16 Nov, 2010
by Julie Ferris
Meet seasoned Pfister staffer Valerie…
Ask any seasoned staffer at the Pfister to talk about what they’ve seen, but only if you’re prepared to be awed. Some of the greatest moments include an era where “clubbing” took on a different notion than it does today. Balking at a $5.00 cover charge to see the infamous Joan Rivers is something Valerie, a seasoned bartender of more than 35 years, remembers. Valerie started at the Pfister when she was just 18 and by 19, she was behind the bar, “critiquing” (her favorite word for quality assurance) her drinks and cocktails until each was perfection.
Valerie’s work ethic is the first thing you notice about her. During our entire conversation, she never stopped moving, yet, she’s never hasty. Step by step she assembled the famous Pfister Marys that she says are as local as you can get. “Klement’s sausage, Wisconsin cheddar, Miller Lite chaser and sometimes even the local Rehorst vodka.” Valerie doesn’t tire of each patron who responds, “This could be my dinner!”
An assemblage of vegetables and snacks adorn the glass, but the contents of the cocktail are what go unmatched. Valerie pulled jar after jar of ingredients from her secret stash below the bar. The small round jar was filled with her special mix, the base, as she calls it. “But if you want it more spicy, I have these infusions…” and she reveals to me various samplings of flavors, spices (including the most recent with habanero peppers). I ask her, “Valerie, will you make a book of all your recipes and secrets?” Without hesitating, she replied, “I don’t know, will you write it?”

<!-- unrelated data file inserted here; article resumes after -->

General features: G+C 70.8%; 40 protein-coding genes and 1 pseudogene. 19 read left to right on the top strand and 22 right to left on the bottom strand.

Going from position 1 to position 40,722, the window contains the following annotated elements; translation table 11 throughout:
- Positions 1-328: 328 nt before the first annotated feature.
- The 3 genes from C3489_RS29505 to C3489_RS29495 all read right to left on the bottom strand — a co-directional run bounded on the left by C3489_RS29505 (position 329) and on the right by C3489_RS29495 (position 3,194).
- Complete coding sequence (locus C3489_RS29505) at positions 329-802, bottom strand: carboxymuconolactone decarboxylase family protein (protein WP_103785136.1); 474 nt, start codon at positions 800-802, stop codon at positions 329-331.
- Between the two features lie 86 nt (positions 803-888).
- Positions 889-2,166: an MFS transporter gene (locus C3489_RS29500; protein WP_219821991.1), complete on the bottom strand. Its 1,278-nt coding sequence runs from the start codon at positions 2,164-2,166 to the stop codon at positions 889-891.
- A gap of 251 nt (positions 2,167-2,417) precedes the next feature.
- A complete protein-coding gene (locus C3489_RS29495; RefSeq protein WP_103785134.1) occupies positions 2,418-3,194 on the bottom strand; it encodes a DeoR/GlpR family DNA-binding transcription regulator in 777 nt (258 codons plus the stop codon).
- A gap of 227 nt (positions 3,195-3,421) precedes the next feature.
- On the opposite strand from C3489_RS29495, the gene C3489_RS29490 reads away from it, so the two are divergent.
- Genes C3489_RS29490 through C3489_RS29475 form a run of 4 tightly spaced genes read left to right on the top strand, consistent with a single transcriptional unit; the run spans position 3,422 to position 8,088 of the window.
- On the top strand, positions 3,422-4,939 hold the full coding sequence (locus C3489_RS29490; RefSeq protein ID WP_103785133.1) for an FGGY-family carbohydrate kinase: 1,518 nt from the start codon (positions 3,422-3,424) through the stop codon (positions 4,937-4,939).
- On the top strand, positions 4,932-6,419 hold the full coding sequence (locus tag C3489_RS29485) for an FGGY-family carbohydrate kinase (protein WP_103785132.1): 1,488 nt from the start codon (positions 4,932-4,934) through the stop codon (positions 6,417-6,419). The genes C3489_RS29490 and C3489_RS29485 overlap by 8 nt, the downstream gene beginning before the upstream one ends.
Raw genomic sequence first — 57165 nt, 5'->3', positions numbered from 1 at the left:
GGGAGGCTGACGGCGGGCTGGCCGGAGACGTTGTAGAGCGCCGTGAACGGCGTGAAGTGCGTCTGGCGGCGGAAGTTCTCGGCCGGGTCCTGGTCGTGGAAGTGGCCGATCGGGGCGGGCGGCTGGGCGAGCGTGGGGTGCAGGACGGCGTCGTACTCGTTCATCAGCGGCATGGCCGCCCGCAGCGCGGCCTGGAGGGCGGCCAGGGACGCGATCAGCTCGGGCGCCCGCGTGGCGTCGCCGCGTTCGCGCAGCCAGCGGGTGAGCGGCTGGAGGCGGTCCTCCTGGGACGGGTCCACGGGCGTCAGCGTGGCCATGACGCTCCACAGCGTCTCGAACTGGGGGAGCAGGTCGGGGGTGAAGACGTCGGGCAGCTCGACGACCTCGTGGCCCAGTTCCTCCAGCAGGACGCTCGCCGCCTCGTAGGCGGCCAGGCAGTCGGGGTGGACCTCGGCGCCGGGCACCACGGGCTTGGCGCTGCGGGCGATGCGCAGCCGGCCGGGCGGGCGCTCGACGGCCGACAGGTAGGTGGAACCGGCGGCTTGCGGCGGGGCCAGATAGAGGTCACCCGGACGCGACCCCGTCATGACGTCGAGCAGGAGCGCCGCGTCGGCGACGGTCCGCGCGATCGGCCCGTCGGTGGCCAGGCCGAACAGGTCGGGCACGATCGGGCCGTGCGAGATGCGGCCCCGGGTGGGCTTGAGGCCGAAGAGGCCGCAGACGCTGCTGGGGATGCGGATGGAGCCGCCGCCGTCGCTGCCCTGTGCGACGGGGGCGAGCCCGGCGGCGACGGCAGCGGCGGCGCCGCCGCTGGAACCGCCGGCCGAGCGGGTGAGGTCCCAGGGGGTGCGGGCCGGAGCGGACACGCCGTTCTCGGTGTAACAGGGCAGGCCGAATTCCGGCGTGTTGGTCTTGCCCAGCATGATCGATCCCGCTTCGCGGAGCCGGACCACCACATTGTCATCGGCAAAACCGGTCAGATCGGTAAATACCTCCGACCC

She moves methodically, but never misses a beat. The equivalent of a former Playboy Bunny who worked at Blu before it was Blu, (“We had the collars, the cuffs, the same sort of outfit”), Valerie has seen celebrities come and go. Over time, however, her exactitude for her product hasn’t waned.
It’s not just the drinks Valerie takes care of. In the course of a hectic evening, I watched her attend to guests who were undecided on what to order, guests who were return clients, guests who needed to talk, reminisce and confide, fellow workers who had questions on drinks, patrons who may have left with their tab and me, prying with all sorts of questions. She did it all flawlessly and while in constant, careful motion.
Earlier this month, another list of Milwaukee’s top/coolest/hottest people emerged and the list was heavily sprinkled with bartenders. I remember working in the restaurant and hotel industry and always encountering new hires who wanted to be a bartender—they all thought pouring the booze and making the tips would be a great gig. What they didn’t understand is the panache, grace and sense of duty it requires. All fledgling bartenders should have a seat at Valerie’s lobby bartop to watch and learn how to be a “people-tender.” 35 years of service is hard to replicate, but the lessons it offers are plentiful.